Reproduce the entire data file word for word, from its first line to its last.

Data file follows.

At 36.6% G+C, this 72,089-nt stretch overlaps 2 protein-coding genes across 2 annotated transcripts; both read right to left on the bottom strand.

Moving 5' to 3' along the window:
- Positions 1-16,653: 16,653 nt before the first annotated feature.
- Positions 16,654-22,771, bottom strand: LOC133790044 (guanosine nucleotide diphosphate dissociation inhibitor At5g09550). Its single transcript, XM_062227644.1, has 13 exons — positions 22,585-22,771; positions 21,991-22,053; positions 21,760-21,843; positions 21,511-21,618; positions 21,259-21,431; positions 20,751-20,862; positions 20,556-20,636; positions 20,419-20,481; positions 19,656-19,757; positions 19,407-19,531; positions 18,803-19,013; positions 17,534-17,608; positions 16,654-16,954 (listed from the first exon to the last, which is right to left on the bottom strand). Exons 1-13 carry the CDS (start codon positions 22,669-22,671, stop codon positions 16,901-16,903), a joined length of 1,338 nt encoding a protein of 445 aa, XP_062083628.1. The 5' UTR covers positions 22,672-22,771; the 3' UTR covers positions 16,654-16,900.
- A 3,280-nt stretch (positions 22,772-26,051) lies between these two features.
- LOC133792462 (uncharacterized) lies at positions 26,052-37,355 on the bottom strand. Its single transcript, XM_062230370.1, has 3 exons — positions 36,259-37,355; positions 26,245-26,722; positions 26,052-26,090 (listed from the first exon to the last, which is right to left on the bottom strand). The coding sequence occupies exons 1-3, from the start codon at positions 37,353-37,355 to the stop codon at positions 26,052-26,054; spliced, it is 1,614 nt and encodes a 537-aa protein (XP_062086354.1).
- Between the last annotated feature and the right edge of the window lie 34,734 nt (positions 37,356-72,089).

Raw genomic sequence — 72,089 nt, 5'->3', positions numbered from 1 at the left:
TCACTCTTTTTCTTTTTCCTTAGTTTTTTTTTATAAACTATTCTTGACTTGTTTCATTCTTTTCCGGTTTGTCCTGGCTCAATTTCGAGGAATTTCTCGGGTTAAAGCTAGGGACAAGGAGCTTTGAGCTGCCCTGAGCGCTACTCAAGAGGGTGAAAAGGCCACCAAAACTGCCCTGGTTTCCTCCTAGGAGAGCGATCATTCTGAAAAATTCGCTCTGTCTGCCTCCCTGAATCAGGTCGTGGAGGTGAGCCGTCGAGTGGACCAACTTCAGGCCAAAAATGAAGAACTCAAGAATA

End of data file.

At 36.6% G+C, this 72,089-nt stretch overlaps 2 protein-coding genes across 2 annotated transcripts; both read right to left on the bottom strand.

Moving 5' to 3' along the window:
- Positions 1-16,653: 16,653 nt before the first annotated feature.
- Positions 16,654-22,771, bottom strand: LOC133790044 (guanosine nucleotide diphosphate dissociation inhibitor At5g09550). Its single transcript, XM_062227644.1, has 13 exons — positions 22,585-22,771; positions 21,991-22,053; positions 21,760-21,843; positions 21,511-21,618; positions 21,259-21,431; positions 20,751-20,862; positions 20,556-20,636; positions 20,419-20,481; positions 19,656-19,757; positions 19,407-19,531; positions 18,803-19,013; positions 17,534-17,608; positions 16,654-16,954 (listed from the first exon to the last, which is right to left on the bottom strand). Exons 1-13 carry the CDS (start codon positions 22,669-22,671, stop codon positions 16,901-16,903), a joined length of 1,338 nt encoding a protein of 445 aa, XP_062083628.1. The 5' UTR covers positions 22,672-22,771; the 3' UTR covers positions 16,654-16,900.
- A 3,280-nt stretch (positions 22,772-26,051) lies between these two features.
- LOC133792462 (uncharacterized) lies at positions 26,052-37,355 on the bottom strand. Its single transcript, XM_062230370.1, has 3 exons — positions 36,259-37,355; positions 26,245-26,722; positions 26,052-26,090 (listed from the first exon to the last, which is right to left on the bottom strand). The coding sequence occupies exons 1-3, from the start codon at positions 37,353-37,355 to the stop codon at positions 26,052-26,054; spliced, it is 1,614 nt and encodes a 537-aa protein (XP_062086354.1).
- Between the last annotated feature and the right edge of the window lie 34,734 nt (positions 37,356-72,089).

Raw genomic sequence — 72,089 nt, 5'->3', positions numbered from 1 at the left:
TCACTCTTTTTCTTTTTCCTTAGTTTTTTTTTATAAACTATTCTTGACTTGTTTCATTCTTTTCCGGTTTGTCCTGGCTCAATTTCGAGGAATTTCTCGGGTTAAAGCTAGGGACAAGGAGCTTTGAGCTGCCCTGAGCGCTACTCAAGAGGGTGAAAAGGCCACCAAAACTGCCCTGGTTTCCTCCTAGGAGAGCGATCATTCTGAAAAATTCGCTCTGTCTGCCTCCCTGAATCAGGTCGTGGAGGTGAGCCGTCGAGTGGACCAACTTCAGGCCAAAAATGAAGAACTCAAGAATA